Limit your workweek to 40 hours max:  I would personally say much less, myself, but I’m biased.  Nothing erodes a balanced, happy life like being constantly at, or attached, to your job.  Even if you love it, make sure you reserve plenty of time for interests, hobbies, family, community.

Seek out the right boss, if you have a boss.  A Gallup-Healthways poll showed that having the right boss — one who’s approachable, responsive, clear about your duties, trustworthy, and who cares about your best interests — is the single biggest factor in workplace satisfaction.

Be your own boss.  Self employed people report seriously high average levels of happiness and well-being.  Whether it’s an issue of being able to control your time more, or whether self-employed folks tend to be doing work they like already, I can tell you from personal experience that we are a pretty happy lot for the most part,  and there is endless possibility for finding a niche that pays the bills AND makes you happy.

Social Life

As an introvert, I sometimes bristle at the constant societal nagging to “get out more, be more social,” with the implication that there’s something wrong with doing things I like to do solo (gardening, projects, reading, etc.)  But the research doesn’t lie: People who make an effort to socialize tend to be happier people.  This doesn’t mean I want to go out to a party every other night, but it does mean that when I’m faced with a comfortable opportunity to be with kindred spirits — such as drinking beer in the shade with the other community gardeners — I don’t always follow my kneejerk introvert tendency to say no.

Take a hard, honest look at your social network:  Did you know that a study showed that for each additional happy friend in our lives, our happiness can go up as much as 9%, while each unhappy friend drags it down by 7%?   Moods and behaviors are contagious; if your social circle is composed of people with never-ending problems, depression, anger about politics, substance abuse, or chronic criticism issues, these things easily bleed over into YOUR behaviors as well.  Think about the ten people you spend the most time with.  Do you come away from time with them feeling lighter/happier/more full, or do you come away feeling like you need a nap or a stiff drink?  Gradually build more upbeat, well-adjusted, socially stable people into your life, and you will move further and further in the direction of happiness.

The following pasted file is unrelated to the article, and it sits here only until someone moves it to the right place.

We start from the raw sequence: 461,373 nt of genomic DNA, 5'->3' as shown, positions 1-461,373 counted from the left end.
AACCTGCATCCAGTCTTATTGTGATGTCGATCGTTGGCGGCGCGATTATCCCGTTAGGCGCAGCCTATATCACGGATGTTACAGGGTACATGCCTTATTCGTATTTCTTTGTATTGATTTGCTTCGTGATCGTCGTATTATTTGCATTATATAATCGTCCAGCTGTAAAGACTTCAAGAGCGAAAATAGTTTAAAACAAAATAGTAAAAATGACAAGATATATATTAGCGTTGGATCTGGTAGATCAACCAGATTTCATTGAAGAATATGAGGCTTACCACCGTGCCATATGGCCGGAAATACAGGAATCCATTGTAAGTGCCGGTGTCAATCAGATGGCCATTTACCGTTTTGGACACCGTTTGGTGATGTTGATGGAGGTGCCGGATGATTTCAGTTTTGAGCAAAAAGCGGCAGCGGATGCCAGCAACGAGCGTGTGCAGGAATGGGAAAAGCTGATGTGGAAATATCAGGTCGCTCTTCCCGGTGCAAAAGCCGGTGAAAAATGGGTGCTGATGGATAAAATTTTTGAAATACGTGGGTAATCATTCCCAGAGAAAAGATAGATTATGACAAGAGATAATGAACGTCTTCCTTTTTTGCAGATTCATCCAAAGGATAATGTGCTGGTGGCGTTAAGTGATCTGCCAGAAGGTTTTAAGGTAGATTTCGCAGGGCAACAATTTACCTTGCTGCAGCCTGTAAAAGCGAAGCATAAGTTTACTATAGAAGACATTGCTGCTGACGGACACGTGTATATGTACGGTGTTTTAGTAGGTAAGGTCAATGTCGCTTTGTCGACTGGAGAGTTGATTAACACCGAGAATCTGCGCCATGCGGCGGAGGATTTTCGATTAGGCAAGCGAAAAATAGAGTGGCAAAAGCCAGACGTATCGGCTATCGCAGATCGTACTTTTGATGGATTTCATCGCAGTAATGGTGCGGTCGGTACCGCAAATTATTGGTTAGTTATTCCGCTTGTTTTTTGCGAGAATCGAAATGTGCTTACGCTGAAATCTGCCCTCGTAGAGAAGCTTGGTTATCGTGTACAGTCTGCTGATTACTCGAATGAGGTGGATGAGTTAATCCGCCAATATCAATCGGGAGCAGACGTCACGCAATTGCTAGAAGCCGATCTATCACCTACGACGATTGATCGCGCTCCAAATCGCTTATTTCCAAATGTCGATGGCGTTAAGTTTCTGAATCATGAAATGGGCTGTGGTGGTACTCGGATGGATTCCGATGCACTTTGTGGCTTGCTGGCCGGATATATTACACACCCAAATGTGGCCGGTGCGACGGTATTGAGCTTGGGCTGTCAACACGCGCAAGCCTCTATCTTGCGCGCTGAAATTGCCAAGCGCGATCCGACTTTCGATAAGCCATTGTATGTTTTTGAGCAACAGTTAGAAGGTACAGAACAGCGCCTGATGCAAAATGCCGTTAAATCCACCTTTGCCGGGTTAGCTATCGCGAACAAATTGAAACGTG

Join a group or club:  Think about your interests and skills and values, and find an organization that can use them, or that grows them.  One study showed that participating in a group that meets regularly can give the same long-term gain in happiness levels as doubling your income.  It could be as simple as a private Facebook group where your neighbors can chat with each other.  We have such a board here in my town, and we trade restaurant reviews, news of upcoming fun events, sightings of interesting wildlife, etc.  It pulls us out of our isolation to talk with each other, which feels great.

Create your own group of mutually supportive friends:  In Blue Zones, Buettner learned about the concept of a “moai,” a group of friends who travel through life together, see each other frequently, and help one another when needed.  Try working toward a moai of your own, if you don’t already have one.  As with everything else, tiny little moves in the right direction, like feeding a valuable long-term friendship with a little TLC or nurturing a new one, can add up to a big difference in how you feel.

Financial Life

The best overall plan for your financial life in terms of happiness is to put in place lots of little nudges that help you save mindlessly and spend thoughtfully.

Do some automatic saving:  No matter how much money you make, unless you’re living under a bridge somewhere, you can afford to have a few dollars automatically transferred into a savings account by the miracle of electronic transfer.  Remember the numbers: If you can save just sixteen dollars a week beginning at age 18, and invest in something with a halfway decent and reliable interest rate, you could retire a millionaire by age 65.  If your employer has a retirement plan, get involved in it.

Avoid credit cards: The average American household still carries thousands of dollars in revolving debt, and the worst part of it is that it’s becoming normal behavior….as though bleeding money to pay interest on non-essential purchases is just a part of life.  It’s not.  Buettner advises having one credit card, and not carrying it with you — keeping it in an accessible but not mindlessly-accessible place, like a hidden, zippered pocket in your purse or a glove box.  So you have to think about it before you use it.  If you do use credit cards for various reasons, pay them off every month. And if you have a huge balance, find a plan online for getting rid of it, a bite at a time. There are plenty of plans . . . find one that works for you.  And you’ll be much, much happier.